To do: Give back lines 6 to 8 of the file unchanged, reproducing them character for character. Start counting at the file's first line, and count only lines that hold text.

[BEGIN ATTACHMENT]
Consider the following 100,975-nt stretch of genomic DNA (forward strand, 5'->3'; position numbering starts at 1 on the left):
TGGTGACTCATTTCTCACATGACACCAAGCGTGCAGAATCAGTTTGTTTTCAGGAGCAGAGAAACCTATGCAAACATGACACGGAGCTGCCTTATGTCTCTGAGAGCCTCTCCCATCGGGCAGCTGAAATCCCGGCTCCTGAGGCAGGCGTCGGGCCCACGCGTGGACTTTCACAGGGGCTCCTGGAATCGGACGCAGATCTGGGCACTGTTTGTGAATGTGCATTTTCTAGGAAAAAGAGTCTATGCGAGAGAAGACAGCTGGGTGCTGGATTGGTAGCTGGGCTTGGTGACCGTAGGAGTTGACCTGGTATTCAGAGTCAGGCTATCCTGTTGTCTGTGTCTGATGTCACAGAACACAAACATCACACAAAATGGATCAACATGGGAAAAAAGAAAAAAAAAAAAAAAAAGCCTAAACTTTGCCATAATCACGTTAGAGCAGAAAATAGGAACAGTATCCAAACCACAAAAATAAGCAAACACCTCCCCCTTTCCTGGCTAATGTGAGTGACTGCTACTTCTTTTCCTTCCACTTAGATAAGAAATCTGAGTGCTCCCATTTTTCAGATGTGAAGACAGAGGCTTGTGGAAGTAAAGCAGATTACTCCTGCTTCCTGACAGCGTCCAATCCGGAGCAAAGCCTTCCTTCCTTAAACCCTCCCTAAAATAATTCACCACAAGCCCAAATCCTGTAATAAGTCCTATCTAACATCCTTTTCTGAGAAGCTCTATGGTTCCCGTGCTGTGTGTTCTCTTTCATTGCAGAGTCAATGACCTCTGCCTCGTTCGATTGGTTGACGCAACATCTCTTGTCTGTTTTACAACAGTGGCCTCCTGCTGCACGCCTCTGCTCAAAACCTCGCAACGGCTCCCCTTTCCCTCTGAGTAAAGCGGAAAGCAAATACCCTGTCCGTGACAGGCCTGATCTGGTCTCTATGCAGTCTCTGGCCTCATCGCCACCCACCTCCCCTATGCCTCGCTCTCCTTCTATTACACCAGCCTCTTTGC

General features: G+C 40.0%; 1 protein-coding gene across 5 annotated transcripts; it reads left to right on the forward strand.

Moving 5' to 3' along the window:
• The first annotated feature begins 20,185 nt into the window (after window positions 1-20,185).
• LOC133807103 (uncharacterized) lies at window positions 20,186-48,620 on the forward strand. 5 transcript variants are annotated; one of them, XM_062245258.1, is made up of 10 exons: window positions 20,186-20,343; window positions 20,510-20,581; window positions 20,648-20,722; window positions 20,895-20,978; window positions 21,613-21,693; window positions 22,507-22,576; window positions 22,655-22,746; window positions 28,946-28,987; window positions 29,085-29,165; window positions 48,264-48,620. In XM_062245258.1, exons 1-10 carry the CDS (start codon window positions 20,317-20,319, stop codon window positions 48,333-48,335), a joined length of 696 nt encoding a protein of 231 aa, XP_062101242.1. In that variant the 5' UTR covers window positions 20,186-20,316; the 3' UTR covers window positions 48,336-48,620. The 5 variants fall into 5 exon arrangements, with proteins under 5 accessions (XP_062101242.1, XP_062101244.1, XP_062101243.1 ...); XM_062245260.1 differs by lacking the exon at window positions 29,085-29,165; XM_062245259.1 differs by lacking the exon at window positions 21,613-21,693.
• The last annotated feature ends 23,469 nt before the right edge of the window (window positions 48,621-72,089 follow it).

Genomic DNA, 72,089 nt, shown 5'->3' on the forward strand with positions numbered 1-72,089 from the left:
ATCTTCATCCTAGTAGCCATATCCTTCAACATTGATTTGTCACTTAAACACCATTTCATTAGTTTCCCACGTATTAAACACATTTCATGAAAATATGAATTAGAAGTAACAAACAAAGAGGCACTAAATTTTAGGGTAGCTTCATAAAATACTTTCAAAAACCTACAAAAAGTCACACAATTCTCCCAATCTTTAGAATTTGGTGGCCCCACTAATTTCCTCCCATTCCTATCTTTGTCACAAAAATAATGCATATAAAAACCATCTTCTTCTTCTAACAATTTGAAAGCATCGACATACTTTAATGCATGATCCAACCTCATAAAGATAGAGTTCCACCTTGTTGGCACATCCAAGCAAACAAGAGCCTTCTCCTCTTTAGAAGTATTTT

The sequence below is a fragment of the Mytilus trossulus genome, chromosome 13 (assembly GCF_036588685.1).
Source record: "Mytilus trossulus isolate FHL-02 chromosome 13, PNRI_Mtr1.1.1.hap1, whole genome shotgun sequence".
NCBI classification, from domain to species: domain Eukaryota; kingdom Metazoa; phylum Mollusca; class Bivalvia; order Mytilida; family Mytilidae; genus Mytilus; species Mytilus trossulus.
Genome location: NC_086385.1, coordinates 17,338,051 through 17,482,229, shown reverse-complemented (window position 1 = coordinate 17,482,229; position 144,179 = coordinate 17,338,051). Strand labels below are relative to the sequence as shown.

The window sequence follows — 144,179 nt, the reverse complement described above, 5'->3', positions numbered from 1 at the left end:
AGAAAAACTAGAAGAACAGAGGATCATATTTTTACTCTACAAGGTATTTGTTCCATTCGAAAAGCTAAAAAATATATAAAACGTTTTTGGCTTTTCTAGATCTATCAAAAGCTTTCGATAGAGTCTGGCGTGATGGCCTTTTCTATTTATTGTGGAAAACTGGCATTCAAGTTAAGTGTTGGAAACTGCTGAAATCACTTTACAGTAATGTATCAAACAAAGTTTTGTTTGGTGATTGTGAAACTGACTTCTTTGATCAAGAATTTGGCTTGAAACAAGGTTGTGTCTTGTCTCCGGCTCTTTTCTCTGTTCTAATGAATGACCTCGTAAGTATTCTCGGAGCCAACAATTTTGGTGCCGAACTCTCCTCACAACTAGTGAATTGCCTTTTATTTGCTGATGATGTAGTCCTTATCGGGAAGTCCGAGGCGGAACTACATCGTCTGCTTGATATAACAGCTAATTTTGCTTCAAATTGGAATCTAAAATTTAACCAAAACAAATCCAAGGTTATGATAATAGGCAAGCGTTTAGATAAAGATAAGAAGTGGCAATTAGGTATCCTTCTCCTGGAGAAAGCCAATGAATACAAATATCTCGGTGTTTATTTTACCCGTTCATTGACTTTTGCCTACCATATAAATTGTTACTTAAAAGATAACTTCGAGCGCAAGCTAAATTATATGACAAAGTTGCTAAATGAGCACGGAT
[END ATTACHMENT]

• LOC133807103 (uncharacterized) lies at window positions 20,186-48,620 on the forward strand. 5 transcript variants are annotated; one of them, XM_062245258.1, is made up of 10 exons: window positions 20,186-20,343; window positions 20,510-20,581; window positions 20,648-20,722; window positions 20,895-20,978; window positions 21,613-21,693; window positions 22,507-22,576; window positions 22,655-22,746; window positions 28,946-28,987; window positions 29,085-29,165; window positions 48,264-48,620. In XM_062245258.1, exons 1-10 carry the CDS (start codon window positions 20,317-20,319, stop codon window positions 48,333-48,335), a joined length of 696 nt encoding a protein of 231 aa, XP_062101242.1. In that variant the 5' UTR covers window positions 20,186-20,316; the 3' UTR covers window positions 48,336-48,620. The 5 variants fall into 5 exon arrangements, with proteins under 5 accessions (XP_062101242.1, XP_062101244.1, XP_062101243.1 ...); XM_062245260.1 differs by lacking the exon at window positions 29,085-29,165; XM_062245259.1 differs by lacking the exon at window positions 21,613-21,693.
• The last annotated feature ends 23,469 nt before the right edge of the window (window positions 48,621-72,089 follow it).

Genomic DNA, 72,089 nt, shown 5'->3' on the forward strand with positions numbered 1-72,089 from the left: